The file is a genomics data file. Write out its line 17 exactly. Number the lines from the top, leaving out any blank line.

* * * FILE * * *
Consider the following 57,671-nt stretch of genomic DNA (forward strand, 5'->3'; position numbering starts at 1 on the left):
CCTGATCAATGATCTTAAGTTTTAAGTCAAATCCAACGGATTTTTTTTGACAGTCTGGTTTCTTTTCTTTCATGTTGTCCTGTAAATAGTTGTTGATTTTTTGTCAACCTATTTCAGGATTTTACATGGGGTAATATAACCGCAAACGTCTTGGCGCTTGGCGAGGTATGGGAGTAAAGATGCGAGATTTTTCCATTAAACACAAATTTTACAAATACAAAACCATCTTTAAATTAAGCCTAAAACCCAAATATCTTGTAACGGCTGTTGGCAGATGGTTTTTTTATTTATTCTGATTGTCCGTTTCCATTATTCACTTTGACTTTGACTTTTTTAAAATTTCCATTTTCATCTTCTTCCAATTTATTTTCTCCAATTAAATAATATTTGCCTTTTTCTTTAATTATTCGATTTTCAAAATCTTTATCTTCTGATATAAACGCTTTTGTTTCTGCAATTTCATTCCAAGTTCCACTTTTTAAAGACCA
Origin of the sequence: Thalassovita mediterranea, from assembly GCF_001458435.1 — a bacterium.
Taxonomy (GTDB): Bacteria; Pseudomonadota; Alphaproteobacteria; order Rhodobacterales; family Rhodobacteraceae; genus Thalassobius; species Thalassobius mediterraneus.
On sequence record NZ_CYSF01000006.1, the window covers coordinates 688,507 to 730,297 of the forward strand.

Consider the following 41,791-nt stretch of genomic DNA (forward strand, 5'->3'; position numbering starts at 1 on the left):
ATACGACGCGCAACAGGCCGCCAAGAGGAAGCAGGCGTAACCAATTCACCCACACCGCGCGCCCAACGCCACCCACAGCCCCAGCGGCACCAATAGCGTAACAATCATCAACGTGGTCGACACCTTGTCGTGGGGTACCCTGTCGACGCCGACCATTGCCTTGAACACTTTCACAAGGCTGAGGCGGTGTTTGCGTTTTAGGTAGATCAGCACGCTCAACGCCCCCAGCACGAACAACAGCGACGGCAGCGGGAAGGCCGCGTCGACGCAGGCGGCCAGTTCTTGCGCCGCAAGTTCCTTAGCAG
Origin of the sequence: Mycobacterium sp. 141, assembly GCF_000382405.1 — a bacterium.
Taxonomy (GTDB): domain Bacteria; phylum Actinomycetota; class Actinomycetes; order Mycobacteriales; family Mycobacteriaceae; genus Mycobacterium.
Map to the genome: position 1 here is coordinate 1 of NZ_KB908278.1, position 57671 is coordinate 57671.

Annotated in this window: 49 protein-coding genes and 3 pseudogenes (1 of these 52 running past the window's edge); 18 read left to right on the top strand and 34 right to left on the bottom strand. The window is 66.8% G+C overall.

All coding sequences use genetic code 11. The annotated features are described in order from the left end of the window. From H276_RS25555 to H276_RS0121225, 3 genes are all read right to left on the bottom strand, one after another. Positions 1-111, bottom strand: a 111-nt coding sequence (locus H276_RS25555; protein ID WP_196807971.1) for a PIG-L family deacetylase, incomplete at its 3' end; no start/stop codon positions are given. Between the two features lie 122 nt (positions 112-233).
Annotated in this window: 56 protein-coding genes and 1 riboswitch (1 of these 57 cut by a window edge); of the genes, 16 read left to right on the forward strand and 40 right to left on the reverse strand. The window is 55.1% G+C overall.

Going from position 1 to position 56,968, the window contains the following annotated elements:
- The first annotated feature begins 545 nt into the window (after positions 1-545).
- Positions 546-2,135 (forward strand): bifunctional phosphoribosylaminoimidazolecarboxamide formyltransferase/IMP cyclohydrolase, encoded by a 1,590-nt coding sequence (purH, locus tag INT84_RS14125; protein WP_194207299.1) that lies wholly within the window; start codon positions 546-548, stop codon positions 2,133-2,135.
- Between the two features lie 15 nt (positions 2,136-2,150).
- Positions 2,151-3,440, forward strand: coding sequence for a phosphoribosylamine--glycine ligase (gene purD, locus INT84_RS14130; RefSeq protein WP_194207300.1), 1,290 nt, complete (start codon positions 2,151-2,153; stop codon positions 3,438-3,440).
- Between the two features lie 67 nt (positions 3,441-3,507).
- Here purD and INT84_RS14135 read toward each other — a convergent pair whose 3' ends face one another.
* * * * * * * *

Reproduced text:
- Between the two features lie 15 nt (positions 2,136-2,150).